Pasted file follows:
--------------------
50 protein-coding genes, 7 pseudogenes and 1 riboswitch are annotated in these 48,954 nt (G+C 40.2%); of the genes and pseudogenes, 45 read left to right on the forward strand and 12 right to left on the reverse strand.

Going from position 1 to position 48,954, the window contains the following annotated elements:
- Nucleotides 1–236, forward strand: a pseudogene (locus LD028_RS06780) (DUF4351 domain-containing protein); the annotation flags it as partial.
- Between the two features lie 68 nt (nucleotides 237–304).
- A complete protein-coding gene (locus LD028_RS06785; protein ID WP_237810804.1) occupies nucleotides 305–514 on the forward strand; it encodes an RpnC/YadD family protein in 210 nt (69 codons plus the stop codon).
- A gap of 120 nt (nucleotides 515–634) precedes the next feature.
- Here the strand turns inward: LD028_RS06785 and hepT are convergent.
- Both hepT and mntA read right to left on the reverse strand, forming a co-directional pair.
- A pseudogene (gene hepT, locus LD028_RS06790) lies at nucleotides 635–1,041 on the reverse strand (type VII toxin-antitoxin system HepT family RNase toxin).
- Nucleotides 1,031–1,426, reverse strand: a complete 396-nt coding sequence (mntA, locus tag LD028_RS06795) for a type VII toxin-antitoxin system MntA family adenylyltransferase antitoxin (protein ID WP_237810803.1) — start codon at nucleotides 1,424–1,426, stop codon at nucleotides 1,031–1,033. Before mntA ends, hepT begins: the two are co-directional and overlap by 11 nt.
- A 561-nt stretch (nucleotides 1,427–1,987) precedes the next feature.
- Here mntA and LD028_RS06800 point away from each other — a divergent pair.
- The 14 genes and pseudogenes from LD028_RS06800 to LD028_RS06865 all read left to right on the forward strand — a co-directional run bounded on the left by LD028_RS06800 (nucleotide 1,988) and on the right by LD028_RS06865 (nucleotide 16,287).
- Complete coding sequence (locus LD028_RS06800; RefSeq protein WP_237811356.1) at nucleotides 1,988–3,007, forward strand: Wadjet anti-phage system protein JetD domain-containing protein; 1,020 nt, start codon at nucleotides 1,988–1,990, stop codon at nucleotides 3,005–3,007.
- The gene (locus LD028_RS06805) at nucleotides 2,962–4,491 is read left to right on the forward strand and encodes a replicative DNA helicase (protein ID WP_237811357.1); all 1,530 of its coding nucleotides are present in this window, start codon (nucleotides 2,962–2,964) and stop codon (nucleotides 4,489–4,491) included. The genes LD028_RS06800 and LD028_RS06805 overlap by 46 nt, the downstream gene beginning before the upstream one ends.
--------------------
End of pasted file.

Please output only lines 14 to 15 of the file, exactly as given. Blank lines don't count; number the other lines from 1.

- Complete coding sequence (locus LD028_RS06800; RefSeq protein WP_237811356.1) at nucleotides 1,988–3,007, forward strand: Wadjet anti-phage system protein JetD domain-containing protein; 1,020 nt, start codon at nucleotides 1,988–1,990, stop codon at nucleotides 3,005–3,007.
- The gene (locus LD028_RS06805) at nucleotides 2,962–4,491 is read left to right on the forward strand and encodes a replicative DNA helicase (protein ID WP_237811357.1); all 1,530 of its coding nucleotides are present in this window, start codon (nucleotides 2,962–2,964) and stop codon (nucleotides 4,489–4,491) included. The genes LD028_RS06800 and LD028_RS06805 overlap by 46 nt, the downstream gene beginning before the upstream one ends.